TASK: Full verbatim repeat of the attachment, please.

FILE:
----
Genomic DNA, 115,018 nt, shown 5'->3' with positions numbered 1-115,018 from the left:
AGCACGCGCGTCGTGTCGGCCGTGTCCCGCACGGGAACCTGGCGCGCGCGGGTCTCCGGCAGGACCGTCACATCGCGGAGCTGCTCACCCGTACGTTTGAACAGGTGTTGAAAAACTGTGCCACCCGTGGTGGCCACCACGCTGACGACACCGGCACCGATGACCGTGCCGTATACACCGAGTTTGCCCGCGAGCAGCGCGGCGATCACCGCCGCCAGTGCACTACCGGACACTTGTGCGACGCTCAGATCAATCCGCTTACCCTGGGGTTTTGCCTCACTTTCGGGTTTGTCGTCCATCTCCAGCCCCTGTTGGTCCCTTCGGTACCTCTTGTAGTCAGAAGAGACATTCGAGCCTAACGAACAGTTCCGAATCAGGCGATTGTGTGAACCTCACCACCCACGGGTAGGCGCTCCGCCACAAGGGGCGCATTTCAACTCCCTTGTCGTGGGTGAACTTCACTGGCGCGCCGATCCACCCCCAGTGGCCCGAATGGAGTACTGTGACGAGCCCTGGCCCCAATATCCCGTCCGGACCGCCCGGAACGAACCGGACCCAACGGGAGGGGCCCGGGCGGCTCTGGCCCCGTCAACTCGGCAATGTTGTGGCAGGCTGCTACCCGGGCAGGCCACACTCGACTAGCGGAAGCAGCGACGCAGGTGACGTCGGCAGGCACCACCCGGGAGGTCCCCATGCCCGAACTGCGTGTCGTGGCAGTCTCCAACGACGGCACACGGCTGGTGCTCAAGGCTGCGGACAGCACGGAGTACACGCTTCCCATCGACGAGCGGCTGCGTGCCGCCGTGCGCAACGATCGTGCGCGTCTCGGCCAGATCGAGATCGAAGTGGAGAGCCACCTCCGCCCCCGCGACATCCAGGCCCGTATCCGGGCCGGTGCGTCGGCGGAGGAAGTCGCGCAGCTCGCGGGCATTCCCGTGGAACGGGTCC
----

Genomic DNA, 115,018 nt, shown 5'->3' with positions numbered 1-115,018 from the left:
AGCACGCGCGTCGTGTCGGCCGTGTCCCGCACGGGAACCTGGCGCGCGCGGGTCTCCGGCAGGACCGTCACATCGCGGAGCTGCTCACCCGTACGTTTGAACAGGTGTTGAAAAACTGTGCCACCCGTGGTGGCCACCACGCTGACGACACCGGCACCGATGACCGTGCCGTATACACCGAGTTTGCCCGCGAGCAGCGCGGCGATCACCGCCGCCAGTGCACTACCGGACACTTGTGCGACGCTCAGATCAATCCGCTTACCCTGGGGTTTTGCCTCACTTTCGGGTTTGTCGTCCATCTCCAGCCCCTGTTGGTCCCTTCGGTACCTCTTGTAGTCAGAAGAGACATTCGAGCCTAACGAACAGTTCCGAATCAGGCGATTGTGTGAACCTCACCACCCACGGGTAGGCGCTCCGCCACAAGGGGCGCATTTCAACTCCCTTGTCGTGGGTGAACTTCACTGGCGCGCCGATCCACCCCCAGTGGCCCGAATGGAGTACTGTGACGAGCCCTGGCCCCAATATCCCGTCCGGACCGCCCGGAACGAACCGGACCCAACGGGAGGGGCCCGGGCGGCTCTGGCCCCGTCAACTCGGCAATGTTGTGGCAGGCTGCTACCCGGGCAGGCCACACTCGACTAGCGGAAGCAGCGACGCAGGTGACGTCGGCAGGCACCACCCGGGAGGTCCCCATGCCCGAACTGCGTGTCGTGGCAGTCTCCAACGACGGCACACGGCTGGTGCTCAAGGCTGCGGACAGCACGGAGTACACGCTTCCCATCGACGAGCGGCTGCGTGCCGCCGTGCGCAACGATCGTGCGCGTCTCGGCCAGATCGAGATCGAAGTGGAGAGCCACCTCCGCCCCCGCGACATCCAGGCCCGTATCCGGGCCGGTGCGTCGGCGGAGGAAGTCGCGCAGCTCGCGGGCATTCCCGTGGAACGGGTCC